Miso Makes the Meal


A couple of weeks ago, a friend asked me to cater a dinner for her. Now, before the health inspector gets up in arms, I did all the cooking at her house, so it was legal!

I haven’t been catering much since I realized that the only real way to make a living as a caterer (when you have a mortgage to pay, at least) is by cooking for very large parties. I am now only a special-occasion kind of cook who will do small parties for friends or on referrals.

Since I don’t cook for others that often, it is more of a novelty. And way more fun. While the kinds of people who often hire me might find it tedious, I absolutely love planning a menu.

I can dream up meals in my sleep. I am not afraid to spend hours laboring over the old cookbook and magazines, and even more time online. There is nothing more satisfying, to me at least, than coming up with the perfect plan for a meal. Even when it means a simple meal, I still want the details to be good.

As far as I am concerned, most good meals start with a salad, especially in the summer when locally grown greens are abundant. And since it often comes first, the salad can make or break the meal.

I honestly don’t know why people bother with bottled salad dressing. While I will keep a bottle of Annie’s Goddess dressing in my cabinet for when I am in a pinch, salad dressing is not hard to make, and I generally always make my own.

The easiest thing to blend is a simple vinaigrette. A quick whisk of your wrist, a mix of good olive oil, Dijon mustard, balsamic vinegar and garlic, a sprinkle of salt and pepper, and you’ve got yourself a perfect salad dressing.

While a simple vinaigrette is often my go-to, some meals call for something a little different. For this recent dinner I was making green curry. Since the meal was Asian-inspired, I decided to make an Asian dressing to go along with it.

There are plenty of options for Asian dressings. A rice wine/sesame oil vinaigrette can be nice. Since I was doing simple field greens, I decided I wanted a more substantial flavor for the dressing. I love the Japanese-style miso ginger dressings you get when you go to some hibachi restaurants, so I decided to play around with an at-home version of that.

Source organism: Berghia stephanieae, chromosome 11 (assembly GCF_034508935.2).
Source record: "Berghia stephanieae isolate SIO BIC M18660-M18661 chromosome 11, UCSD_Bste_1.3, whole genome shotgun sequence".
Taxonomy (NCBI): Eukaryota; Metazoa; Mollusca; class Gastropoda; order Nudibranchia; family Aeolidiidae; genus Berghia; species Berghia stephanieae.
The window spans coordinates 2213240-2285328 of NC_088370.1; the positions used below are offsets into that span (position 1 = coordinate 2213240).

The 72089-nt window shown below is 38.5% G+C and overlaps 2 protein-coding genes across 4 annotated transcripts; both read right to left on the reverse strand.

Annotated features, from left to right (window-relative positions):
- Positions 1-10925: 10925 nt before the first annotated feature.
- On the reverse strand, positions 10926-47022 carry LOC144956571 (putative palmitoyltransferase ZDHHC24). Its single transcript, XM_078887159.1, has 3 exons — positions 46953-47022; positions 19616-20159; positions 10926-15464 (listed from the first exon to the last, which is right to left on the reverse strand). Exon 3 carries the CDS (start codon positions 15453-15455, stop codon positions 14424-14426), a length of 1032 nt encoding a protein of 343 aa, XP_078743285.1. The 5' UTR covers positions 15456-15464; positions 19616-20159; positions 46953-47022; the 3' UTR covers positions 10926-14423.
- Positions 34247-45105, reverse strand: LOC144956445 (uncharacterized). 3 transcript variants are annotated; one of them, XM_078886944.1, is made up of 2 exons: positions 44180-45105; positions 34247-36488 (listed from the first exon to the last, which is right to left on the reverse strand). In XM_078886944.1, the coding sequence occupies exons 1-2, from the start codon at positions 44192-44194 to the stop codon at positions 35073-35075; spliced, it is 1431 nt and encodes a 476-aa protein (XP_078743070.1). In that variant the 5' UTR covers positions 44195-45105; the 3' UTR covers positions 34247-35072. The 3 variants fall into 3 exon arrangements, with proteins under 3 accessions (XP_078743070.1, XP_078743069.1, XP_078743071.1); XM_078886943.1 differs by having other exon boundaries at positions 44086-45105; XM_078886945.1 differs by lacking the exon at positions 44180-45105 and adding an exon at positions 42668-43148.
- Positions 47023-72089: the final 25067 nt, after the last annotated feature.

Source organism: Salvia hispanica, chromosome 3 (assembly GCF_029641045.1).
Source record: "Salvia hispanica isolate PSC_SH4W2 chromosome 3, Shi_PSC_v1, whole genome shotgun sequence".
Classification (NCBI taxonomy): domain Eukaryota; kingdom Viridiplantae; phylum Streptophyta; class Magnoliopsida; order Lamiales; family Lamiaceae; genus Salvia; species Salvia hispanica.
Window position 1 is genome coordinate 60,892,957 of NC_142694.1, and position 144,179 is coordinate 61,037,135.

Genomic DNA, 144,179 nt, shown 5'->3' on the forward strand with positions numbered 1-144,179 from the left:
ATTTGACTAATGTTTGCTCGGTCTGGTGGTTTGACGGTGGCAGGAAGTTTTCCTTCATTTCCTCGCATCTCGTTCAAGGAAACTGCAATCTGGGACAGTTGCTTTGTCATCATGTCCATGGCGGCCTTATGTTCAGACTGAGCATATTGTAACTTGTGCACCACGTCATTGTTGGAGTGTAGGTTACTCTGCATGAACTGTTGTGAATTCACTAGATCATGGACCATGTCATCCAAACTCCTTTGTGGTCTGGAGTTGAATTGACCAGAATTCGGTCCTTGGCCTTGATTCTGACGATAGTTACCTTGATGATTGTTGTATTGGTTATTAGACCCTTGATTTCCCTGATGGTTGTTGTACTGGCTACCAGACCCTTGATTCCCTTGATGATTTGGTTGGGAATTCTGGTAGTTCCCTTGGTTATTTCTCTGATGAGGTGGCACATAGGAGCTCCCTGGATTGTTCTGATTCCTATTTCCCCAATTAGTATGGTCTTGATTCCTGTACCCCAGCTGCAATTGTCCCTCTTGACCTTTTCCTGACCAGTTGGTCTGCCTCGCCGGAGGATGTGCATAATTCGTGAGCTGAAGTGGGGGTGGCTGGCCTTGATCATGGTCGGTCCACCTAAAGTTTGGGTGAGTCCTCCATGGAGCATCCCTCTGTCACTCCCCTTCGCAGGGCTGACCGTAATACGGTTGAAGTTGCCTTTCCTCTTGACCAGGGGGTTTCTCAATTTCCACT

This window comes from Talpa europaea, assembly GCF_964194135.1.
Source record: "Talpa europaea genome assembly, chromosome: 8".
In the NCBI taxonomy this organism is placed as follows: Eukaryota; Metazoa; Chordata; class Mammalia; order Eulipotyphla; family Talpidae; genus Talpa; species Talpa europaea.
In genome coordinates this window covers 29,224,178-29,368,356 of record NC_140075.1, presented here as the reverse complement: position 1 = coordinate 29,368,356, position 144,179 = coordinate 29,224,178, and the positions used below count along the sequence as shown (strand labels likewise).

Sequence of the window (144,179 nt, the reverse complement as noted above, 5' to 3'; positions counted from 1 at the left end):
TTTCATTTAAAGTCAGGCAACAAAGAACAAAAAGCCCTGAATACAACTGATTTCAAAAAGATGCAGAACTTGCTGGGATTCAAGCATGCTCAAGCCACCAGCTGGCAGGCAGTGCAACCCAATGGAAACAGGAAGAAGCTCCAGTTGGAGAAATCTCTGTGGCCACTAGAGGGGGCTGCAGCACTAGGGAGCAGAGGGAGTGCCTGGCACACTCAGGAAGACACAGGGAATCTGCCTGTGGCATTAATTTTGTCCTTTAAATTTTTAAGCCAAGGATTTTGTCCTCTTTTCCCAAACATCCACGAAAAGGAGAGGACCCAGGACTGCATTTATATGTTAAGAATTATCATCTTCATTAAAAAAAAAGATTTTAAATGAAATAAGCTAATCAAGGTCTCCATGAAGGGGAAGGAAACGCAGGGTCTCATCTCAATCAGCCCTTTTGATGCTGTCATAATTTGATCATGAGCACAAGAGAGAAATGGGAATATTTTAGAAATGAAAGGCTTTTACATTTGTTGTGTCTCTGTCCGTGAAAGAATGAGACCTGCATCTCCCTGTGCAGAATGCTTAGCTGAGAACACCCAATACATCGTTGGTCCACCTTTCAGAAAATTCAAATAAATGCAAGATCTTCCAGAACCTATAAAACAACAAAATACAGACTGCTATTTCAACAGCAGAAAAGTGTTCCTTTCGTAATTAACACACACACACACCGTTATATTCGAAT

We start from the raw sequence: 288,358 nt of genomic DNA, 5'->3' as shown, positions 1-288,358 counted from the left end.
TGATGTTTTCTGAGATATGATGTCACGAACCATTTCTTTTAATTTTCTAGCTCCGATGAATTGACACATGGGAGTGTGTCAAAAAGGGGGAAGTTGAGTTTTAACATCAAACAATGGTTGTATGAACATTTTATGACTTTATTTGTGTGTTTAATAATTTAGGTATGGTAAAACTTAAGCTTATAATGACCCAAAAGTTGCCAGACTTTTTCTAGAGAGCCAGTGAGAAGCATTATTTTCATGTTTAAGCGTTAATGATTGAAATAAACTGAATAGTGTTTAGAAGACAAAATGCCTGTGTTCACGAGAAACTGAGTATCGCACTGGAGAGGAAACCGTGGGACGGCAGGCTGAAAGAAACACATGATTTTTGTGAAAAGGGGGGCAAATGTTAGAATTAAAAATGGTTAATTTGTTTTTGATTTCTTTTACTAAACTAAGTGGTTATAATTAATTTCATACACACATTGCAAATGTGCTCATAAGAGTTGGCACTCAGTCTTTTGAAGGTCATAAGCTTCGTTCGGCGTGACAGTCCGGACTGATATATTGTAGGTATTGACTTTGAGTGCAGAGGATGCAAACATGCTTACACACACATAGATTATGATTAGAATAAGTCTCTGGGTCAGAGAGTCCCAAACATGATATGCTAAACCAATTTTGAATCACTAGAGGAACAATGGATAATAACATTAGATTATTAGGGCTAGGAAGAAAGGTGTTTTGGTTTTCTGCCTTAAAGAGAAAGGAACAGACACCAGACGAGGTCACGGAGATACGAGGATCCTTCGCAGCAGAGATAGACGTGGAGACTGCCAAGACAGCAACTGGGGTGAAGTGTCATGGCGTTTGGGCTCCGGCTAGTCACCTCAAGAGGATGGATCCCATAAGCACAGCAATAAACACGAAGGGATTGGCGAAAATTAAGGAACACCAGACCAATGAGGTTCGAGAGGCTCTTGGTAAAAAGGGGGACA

I must admit, miso scares me a little bit. I know it is simply fermented soy, and it usually just adds a mild salt and earthy flavor, but I don’t use it at home very often. I am not sure why. I love the flavor when I eat miso-marinated black cod or miso soup.

I really didn’t know what to expect, but I looked at several variations of miso ginger dressing, and they all had the same few ingredients: miso, ginger and a light oil. I couldn’t help myself. Though it is not traditional, I threw in a clove of garlic.

The dressing was everything I expected. Very full of flavor. Thick and rich but not in an oily or overpowering way.  Just a good, solid flavorful topping to some simple greens prepared to go along with a curry or some other Asian main course.

Dress the greens generously, and sprinkle toasted sesame seeds on top before serving.

Miso Ginger Dressing


  • Miso Ginger Dressing


    • 3-4 Tbs. light miso
    • 4 Tbs. grated fresh ginger
    • 1/4 cup rice vinegar
    • 1 clove of garlic
    • 2 Tbs. dark sesame oil
    • 1 cup vegetable oil
    • 1/2 cup water


    • Combine miso, ginger, vinegar, garlic and sesame oil in a blender, and blend on low speed until smooth. Gradually add oil in a thin, steady stream until mixed.
    • Very slowly add water until thick and creamy.
    • Taste and add more miso if you want a richer flavor.
    • Will keep in the refrigerator for a week.

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Writer. Cook. Hockey player. Skier. Snowboarder. Mountain biker. Mother of two great danes. Wife. Marketing expert. And, most fulfilling, Co-editor of Dishing!

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